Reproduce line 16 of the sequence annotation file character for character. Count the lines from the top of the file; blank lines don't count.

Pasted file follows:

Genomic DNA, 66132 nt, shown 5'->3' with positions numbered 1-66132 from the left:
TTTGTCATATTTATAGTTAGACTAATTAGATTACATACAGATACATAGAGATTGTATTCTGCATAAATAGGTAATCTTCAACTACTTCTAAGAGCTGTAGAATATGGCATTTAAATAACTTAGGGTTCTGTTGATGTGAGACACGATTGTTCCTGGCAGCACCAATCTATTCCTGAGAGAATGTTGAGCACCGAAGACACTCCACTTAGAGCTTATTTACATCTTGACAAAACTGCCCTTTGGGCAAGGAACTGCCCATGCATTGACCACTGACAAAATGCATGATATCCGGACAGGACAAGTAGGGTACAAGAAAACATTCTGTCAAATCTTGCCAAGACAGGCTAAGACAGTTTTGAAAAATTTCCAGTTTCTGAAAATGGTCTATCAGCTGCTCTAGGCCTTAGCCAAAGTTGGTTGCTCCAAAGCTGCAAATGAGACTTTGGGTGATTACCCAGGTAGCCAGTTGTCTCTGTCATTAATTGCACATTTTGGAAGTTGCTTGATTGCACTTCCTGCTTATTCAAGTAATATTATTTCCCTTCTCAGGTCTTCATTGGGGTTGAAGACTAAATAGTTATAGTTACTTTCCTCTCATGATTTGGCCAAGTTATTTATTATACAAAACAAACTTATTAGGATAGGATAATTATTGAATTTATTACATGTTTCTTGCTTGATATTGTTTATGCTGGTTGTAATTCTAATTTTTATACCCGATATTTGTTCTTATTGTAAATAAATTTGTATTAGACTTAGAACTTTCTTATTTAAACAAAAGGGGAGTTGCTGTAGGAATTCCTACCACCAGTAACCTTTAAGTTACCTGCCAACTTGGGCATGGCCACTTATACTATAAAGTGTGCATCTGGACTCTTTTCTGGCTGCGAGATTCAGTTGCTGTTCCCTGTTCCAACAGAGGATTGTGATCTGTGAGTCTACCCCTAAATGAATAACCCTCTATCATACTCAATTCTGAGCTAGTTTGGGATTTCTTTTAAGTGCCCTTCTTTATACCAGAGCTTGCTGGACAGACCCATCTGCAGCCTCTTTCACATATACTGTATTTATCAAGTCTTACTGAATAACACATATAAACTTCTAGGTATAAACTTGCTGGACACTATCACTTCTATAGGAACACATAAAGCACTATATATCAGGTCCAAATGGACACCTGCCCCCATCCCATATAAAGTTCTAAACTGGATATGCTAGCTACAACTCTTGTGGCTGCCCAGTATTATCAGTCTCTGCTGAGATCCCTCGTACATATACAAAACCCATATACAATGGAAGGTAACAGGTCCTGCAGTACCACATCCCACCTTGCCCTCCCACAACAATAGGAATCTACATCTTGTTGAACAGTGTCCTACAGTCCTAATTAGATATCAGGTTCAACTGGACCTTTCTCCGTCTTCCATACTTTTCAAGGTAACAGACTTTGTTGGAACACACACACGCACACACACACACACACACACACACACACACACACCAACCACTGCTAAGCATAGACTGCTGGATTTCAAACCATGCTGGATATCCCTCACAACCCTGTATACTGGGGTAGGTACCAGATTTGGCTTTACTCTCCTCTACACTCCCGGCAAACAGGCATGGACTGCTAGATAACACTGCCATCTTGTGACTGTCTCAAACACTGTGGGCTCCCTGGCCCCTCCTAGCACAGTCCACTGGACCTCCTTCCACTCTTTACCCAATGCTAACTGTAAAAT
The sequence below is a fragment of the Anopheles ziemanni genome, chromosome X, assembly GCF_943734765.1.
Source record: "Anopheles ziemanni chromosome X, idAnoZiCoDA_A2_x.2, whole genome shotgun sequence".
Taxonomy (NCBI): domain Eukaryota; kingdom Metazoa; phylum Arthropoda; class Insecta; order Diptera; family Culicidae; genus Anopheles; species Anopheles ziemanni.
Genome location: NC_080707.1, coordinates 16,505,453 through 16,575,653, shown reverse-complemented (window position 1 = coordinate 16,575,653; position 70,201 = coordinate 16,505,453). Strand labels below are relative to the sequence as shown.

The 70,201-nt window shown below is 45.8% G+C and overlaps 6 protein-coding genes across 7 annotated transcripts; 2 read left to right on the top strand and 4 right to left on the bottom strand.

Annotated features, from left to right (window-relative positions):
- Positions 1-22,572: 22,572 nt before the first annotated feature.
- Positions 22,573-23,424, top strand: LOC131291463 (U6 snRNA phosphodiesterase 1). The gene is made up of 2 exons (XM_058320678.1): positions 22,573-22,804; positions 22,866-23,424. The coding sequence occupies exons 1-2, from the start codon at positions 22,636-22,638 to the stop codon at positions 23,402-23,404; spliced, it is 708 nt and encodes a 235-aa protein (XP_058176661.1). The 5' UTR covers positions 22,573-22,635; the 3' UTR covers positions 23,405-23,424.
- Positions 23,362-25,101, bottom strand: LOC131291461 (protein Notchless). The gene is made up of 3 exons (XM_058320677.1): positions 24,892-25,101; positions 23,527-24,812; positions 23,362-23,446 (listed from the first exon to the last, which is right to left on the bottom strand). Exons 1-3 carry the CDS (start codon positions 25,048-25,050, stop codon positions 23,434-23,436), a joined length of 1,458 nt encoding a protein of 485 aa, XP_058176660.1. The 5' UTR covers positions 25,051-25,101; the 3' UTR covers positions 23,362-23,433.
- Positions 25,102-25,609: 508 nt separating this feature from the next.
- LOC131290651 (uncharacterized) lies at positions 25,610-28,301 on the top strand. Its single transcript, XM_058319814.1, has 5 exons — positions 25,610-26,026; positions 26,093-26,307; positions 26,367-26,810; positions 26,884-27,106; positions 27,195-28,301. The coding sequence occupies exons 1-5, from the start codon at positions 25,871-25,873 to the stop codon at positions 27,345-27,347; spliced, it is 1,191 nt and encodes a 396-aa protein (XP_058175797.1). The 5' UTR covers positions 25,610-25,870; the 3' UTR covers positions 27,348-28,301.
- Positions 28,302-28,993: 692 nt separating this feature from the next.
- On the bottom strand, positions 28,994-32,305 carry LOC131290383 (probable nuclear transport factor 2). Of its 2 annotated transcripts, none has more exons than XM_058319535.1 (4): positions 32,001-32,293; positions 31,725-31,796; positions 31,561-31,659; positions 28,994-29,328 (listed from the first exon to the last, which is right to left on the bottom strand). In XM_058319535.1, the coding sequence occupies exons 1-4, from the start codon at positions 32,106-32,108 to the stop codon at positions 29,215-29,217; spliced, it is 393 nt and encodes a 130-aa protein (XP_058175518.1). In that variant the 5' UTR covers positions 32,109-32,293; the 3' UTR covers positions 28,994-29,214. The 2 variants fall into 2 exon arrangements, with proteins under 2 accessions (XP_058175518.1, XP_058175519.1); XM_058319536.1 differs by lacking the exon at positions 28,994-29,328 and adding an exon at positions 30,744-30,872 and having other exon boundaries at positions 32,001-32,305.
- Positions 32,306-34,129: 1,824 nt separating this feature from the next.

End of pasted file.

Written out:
- Positions 32,306-34,129: 1,824 nt separating this feature from the next.